Monday, February 27, 2006

A Game of War

On Saturday, we went to an all-day chess tournament-- Joseph's first. He was joined by seven classmates and his teacher, Mr S.

Joseph won his first two matches easily. Then was paired with the #1 ranked player. He lost, but stayed composed-- looking over at me from across the large hall and shrugging.

Still smiling.

It was during the next match that I knew something was wrong. This one started an hour and a half after the lunch break.

He sat across from his opponent and fidgeted. There was none of the easy conversation he had made with his three previous opponents.

No, he just looked uncomfortable.

And I knew right then that the match was done before he made his first move.

Don't get me wrong-- I don't care if he wins every game.

Losing can be good for a kid.

But damnit, I just don't want him to lose because of diabetes.

You see, chess is a game of concentration. And when Joseph experiences a high blood sugar, his ability to concentrate is one of the things most affected.

When the match was over, we checked his sugar. He was 276.

One hour, a bottle of water, several trips to the bathroom and a small correction later, Joseph sat down to face his fifth and final opponent.

At once I could see that he was calm and focused. He smiled at the other kid. And from across the room I could read Joseph's lips:

"This is my first tournament... is it yours?"

This question was how he had started his first three matches, making small talk.

And sadly, this kind of exchange was exactly the sort discouraged at the outset by both tournament officials and most of the chess coaches in attendance.

(Happily, Joseph's chess "coach" was Mr. S -- a fourth grade teacher who had put together a chess club because our school had none. A man who sheepishly admits that he's not even good at chess.)

Children were instructed at the tournament's open to avoid talking until after the match because "your opponent is your enemy and chess is a game of war."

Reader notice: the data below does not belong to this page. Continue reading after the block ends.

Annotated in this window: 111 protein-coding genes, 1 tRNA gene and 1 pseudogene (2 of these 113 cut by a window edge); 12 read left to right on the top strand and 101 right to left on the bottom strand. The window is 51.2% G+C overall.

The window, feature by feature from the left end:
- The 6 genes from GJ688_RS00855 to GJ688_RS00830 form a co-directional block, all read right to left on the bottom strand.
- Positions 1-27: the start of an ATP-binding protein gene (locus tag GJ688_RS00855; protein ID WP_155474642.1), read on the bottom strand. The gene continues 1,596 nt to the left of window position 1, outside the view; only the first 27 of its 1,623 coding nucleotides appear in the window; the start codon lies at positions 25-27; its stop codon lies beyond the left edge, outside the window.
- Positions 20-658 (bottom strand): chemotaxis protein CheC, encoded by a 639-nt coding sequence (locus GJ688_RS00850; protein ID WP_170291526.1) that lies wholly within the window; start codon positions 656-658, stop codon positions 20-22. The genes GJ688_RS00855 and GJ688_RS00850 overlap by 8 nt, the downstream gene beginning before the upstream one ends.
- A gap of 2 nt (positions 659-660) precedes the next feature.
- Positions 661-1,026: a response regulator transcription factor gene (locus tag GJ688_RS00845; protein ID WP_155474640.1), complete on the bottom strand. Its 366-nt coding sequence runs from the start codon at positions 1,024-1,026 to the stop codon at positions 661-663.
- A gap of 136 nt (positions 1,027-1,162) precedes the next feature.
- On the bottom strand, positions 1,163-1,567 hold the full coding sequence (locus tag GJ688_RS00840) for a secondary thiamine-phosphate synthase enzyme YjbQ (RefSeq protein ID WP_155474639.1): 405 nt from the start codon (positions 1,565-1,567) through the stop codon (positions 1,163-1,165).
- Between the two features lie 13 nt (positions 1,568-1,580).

At one point I had asked Joseph why he always talked with his opponents.

"Mom, I just don't like it if we sit down all hating each other. Then, when one of us loses, it just feels bad."

During the course of the day, Joseph would be approached by all of his previous opponents-- they would ask him how he was doing in the tournament. They all knew him by name-- each one greeting him with a broad smile.

Joseph's final match took less than five minutes.

And when the two boys stood up and shook hands, I really couldn't say who won. They both looked serious and a little sad. Then Joseph wove his way through the many tables, the many matches still in progress, until finally he came to where I stood.

Looking up at me, he smiled and shook his head, saying:

"I can't believe I won. And he took my queen, too. He thought he had me. I thought he had me. But I didn't give up. Kind of like when Sasha Cohen fell, you know? She just kept goin'."

I don't know which was cooler-- the fact that my son wouldn't give up despite losing what he believed to be his most important piece, or that my 10-year-old boy could acknowledge having learned something from a female Olympic figure skater.

And why did he look so serious at the end of the match?

"I just didn't want to make the kid feel bad. He really thought he had me, and when I checkmated him, he looked like he was gonna cry."


So no trophy. No victory dance.

And quite frankly, I couldn't be more proud.


Tekakwitha said...

Congratulations to you and your son! What amazing character he has. :)


Jamie said...

The stories you write about your son always intrigue me. He seems like such a kind, gentle, intelligent kid - his innocence puts a smile on my face, yet I admire his strengths where dealing with his Diabetes comes to play. It's almost like he can take the experiences of having this disease and apply them to other aspects of his life - in a positive way. He is sensitive to others, which seems to rare these days with a lot of kids.